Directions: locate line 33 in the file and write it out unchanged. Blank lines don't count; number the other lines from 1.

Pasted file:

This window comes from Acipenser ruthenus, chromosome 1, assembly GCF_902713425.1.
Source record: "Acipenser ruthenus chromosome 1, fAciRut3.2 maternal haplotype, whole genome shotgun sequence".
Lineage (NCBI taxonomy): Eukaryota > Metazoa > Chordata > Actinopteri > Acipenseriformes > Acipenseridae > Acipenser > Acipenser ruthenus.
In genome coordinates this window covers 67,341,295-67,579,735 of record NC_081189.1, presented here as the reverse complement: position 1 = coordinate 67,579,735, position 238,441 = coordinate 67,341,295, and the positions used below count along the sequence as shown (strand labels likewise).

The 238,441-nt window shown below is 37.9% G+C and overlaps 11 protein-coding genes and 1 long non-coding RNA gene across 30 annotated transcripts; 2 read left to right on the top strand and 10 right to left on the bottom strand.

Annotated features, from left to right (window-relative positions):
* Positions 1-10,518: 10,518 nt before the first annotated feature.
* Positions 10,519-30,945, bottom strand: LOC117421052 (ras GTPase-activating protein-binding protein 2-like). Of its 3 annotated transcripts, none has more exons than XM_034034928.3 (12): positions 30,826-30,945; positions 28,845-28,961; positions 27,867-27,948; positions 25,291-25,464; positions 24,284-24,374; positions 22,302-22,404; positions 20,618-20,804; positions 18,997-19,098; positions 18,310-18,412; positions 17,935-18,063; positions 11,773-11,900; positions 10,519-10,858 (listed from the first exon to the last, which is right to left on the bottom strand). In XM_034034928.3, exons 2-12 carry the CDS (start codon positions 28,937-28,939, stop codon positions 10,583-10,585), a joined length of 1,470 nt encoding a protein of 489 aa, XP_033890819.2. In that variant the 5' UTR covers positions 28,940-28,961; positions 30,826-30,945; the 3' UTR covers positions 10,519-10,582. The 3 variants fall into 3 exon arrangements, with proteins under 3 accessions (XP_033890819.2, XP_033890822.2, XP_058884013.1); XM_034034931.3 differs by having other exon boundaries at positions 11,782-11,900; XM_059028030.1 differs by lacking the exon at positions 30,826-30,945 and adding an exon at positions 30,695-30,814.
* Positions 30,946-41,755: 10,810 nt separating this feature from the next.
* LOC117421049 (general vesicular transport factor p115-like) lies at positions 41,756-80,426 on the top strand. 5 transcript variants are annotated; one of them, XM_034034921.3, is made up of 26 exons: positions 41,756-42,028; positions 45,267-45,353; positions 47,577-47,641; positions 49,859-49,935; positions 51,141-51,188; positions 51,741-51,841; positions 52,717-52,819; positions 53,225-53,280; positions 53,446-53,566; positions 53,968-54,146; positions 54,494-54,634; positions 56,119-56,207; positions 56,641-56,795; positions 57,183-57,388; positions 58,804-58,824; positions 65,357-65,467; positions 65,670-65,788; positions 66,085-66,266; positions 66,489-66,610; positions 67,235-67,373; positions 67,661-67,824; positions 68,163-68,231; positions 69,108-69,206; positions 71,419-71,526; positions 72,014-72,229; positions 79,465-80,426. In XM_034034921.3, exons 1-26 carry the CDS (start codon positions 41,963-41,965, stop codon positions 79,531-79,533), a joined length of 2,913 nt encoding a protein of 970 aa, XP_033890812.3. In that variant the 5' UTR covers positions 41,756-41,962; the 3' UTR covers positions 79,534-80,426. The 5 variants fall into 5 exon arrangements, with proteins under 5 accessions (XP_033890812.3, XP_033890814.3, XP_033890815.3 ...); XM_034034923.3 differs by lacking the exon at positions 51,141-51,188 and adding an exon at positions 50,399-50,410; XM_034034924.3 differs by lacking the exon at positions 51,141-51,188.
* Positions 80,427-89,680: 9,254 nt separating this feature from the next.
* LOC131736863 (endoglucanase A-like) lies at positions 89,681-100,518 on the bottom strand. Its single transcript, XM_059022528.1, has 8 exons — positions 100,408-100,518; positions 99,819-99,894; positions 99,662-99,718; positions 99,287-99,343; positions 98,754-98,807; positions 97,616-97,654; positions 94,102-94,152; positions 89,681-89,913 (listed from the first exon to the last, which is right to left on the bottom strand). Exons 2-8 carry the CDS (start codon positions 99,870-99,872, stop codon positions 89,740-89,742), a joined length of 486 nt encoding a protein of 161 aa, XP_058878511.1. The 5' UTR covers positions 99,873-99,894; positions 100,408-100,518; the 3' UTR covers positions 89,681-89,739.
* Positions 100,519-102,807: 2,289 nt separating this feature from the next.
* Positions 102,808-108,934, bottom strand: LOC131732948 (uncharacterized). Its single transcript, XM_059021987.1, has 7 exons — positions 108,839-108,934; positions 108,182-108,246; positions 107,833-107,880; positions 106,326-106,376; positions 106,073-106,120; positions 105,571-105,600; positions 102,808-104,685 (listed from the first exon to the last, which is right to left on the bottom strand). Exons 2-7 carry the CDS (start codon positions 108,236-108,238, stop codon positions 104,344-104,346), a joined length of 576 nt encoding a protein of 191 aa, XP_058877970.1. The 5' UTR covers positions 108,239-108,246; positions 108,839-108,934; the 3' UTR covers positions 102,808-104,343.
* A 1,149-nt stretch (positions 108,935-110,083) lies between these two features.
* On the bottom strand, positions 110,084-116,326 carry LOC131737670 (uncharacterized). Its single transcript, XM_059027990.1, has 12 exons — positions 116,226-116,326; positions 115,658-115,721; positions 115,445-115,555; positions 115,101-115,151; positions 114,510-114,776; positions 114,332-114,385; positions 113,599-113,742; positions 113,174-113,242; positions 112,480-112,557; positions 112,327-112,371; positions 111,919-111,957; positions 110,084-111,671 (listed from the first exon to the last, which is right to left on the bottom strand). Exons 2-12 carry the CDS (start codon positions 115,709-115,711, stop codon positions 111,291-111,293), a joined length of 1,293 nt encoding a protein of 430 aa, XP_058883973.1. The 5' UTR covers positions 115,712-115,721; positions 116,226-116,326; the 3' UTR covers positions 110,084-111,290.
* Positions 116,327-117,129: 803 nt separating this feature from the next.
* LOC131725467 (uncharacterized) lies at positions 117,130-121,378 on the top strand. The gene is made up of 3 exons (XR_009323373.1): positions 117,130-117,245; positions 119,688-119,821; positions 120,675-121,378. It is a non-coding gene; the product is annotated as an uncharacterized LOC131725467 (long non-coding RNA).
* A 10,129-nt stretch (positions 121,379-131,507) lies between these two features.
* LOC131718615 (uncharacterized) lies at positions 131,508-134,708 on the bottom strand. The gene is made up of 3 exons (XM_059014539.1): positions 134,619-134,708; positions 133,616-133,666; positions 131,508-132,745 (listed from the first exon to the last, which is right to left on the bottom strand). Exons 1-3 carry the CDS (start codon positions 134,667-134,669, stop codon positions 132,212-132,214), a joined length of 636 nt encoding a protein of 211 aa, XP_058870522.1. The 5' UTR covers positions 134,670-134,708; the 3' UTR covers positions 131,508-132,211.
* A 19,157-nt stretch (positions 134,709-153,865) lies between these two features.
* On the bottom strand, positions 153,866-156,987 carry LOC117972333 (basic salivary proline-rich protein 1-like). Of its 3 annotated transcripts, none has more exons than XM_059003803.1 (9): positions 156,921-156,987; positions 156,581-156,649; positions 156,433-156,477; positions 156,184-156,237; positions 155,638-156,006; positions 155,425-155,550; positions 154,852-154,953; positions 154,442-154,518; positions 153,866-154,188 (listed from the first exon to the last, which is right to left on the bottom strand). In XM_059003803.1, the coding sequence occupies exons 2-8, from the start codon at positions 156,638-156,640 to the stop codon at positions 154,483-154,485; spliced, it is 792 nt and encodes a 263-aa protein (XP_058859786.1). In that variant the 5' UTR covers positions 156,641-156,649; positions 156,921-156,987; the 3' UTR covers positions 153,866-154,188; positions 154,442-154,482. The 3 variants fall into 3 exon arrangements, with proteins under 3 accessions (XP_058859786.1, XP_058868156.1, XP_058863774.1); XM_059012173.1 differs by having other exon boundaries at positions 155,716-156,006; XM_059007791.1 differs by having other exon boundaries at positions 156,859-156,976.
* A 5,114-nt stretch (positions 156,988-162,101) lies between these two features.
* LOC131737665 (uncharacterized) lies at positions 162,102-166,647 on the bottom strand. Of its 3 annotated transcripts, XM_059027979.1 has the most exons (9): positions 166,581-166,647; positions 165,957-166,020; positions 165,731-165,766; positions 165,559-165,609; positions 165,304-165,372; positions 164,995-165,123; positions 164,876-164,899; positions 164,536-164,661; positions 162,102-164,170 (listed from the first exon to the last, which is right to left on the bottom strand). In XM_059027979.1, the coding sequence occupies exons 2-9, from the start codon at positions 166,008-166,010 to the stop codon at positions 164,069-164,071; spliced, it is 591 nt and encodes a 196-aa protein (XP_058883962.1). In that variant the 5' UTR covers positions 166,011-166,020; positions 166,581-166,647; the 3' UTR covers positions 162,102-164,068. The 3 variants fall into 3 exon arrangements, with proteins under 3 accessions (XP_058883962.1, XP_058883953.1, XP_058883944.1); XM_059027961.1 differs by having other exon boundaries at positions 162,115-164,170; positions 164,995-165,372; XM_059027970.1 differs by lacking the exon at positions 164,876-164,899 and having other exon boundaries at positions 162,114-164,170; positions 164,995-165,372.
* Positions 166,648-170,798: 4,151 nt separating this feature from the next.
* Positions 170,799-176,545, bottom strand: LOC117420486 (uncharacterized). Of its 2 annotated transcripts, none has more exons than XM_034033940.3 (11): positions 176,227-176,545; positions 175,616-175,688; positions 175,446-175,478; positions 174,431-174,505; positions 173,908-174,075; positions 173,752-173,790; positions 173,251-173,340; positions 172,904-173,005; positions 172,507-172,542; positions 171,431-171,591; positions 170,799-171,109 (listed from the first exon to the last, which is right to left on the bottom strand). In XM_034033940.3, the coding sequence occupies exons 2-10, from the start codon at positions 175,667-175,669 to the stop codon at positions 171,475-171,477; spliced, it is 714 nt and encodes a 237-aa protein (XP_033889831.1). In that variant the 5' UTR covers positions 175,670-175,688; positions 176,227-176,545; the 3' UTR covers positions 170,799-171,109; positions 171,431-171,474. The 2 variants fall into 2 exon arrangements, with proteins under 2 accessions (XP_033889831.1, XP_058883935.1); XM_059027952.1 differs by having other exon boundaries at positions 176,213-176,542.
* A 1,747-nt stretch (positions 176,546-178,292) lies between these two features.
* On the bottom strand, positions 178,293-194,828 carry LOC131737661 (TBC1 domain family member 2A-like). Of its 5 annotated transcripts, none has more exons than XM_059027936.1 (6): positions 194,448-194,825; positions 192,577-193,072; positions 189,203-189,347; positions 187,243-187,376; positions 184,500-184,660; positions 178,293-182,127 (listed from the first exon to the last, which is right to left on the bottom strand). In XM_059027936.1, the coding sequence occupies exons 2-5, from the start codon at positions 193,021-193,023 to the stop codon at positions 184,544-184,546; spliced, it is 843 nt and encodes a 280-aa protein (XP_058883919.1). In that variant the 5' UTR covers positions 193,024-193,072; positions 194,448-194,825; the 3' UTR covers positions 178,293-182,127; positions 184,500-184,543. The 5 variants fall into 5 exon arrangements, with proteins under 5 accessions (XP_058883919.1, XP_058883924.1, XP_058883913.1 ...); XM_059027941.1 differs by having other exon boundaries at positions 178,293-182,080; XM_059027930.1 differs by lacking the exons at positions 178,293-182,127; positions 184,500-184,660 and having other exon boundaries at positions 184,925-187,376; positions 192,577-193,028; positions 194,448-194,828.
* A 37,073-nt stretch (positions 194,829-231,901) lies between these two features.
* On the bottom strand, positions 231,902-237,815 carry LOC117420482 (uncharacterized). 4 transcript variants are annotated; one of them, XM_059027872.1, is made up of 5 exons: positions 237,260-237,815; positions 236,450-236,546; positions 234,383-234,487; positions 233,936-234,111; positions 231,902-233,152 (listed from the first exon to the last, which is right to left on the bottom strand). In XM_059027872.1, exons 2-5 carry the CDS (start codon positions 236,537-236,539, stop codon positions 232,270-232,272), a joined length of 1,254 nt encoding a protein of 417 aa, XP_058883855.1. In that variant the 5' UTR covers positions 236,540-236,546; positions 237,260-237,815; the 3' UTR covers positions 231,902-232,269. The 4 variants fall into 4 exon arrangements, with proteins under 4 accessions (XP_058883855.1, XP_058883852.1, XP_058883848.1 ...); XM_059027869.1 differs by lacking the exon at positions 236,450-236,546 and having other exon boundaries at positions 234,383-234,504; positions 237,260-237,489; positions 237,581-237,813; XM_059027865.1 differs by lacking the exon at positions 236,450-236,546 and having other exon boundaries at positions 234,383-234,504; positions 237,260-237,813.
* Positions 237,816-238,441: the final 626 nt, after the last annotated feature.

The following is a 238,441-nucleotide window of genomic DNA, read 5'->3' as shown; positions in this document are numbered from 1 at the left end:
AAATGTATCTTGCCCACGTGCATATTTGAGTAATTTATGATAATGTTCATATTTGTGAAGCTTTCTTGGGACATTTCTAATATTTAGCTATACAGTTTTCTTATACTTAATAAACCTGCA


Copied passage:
AAATGTATCTTGCCCACGTGCATATTTGAGTAATTTATGATAATGTTCATATTTGTGAAGCTTTCTTGGGACATTTCTAATATTTAGCTATACAGTTTTCTTATACTTAATAAACCTGCA